Despite persecution, Year of Consecrated Life celebrated in Syria
Catholic News Agency Nov. 5, 2014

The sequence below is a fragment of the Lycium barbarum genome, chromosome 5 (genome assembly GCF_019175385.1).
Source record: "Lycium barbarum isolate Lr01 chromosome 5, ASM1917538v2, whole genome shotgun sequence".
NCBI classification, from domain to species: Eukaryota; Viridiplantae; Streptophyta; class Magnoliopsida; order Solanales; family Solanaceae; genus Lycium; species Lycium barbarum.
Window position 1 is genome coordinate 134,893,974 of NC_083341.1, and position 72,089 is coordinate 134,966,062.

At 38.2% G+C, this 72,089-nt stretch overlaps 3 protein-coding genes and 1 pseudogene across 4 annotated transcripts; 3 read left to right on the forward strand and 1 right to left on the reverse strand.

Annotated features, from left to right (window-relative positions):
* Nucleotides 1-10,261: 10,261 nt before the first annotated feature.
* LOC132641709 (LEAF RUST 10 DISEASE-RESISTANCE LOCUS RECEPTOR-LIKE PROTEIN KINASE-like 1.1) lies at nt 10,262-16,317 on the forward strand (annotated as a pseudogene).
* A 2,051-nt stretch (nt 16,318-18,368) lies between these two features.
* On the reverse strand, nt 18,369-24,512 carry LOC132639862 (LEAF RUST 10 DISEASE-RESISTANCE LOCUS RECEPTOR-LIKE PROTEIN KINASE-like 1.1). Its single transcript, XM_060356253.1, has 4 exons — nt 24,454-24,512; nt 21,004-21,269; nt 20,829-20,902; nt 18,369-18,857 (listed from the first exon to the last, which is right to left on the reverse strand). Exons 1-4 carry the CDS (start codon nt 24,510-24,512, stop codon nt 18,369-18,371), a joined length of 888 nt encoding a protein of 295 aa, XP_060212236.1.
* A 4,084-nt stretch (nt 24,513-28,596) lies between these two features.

Despite persecution and threats faced by the Catholic faithful in Syria, religious communities in the war-torn country have continued their initiatives to proclaim the message of the Gospel. On Oct. 31, some 50 men and women religious from 16 different congregations of consecrated life met in Damascus with Bishop Georges Abou Khazen, Vicar Apostolic of Aleppo, and Archbishop Mario Zenari, Apostolic Nuncio to Syria. “The meeting has been a valuable opportunity of consolation for everyone, which we have offered each other reciprocally,” Bishop Abou Khazen told Fides News Agency. “In situations like the ones we are going through, the love of God can be experienced in practice only if others can see it reflected in the love that we give to our brothers and sisters, with our limitations and weaknesses.” The meeting held at the Franciscan Monastery at Bab Tuma, in old Damascus, focused on the most urgent issues facing religious life in Syria, where a civil war ravaged the nation for more than three years. The secretary of the Pontifical Council Cor Unum, Msgr. Giovanni Pietro Dal Toso, also took part in the meeting and listened to first-hand testimonies of the work religious men and women are carrying out in Syria. The meeting also provided an occasion to plan for the beginning of the Year of Consecrated Life in Syria, which will be a time for communion and the rediscovering of their vocations, Bishop Khazen explained. “We have created a special committee for this purpose charged with putting into motion the initiatives that will mark the entire year,” he said. The Year of Consecrated Life, proclaimed by Pope Francis, begins on the First Sunday of Advent, Nov. 30, 2014, and ends Feb. 2, 2016, the World Day of Consecrated life. The Syrian conflict began when demonstrations sprang up nationwide on March 15, 2011 protesting the rule of Bashar al-Assad, Syria's president and leader the country's Ba'ath Party. In April of that year, the Syrian army began to deploy to put down the uprisings, firing on protesters. Since then, the violence has morphed into a civil war which has claimed the lives of more than 200,000 people. There are 3 million Syrian refugees in nearby countries, most of them in Lebanon, Turkey, and Jordan. An additional 6.5 million Syrian people are believed to have been internally displaced by the war. Christians, a minority in the nation, have been hard-pressed by the war, especially as Islamists such as al-Nusra Front and Islamic State have risen in prominence among the rebel groups. Last month, a Franciscan priest along with some of his parishioners was detained for a few days in Idlib province by militants linked to al-Nusra Front. One Jesuit was murdered in Homs in April, and another was abducted from Raqqa in July 2013. A group of Greek Orthodox nuns, with women from their convent's orphanage in Ma'loula, were kidnapped by al-Nusra Front in December 2013, and held for several months.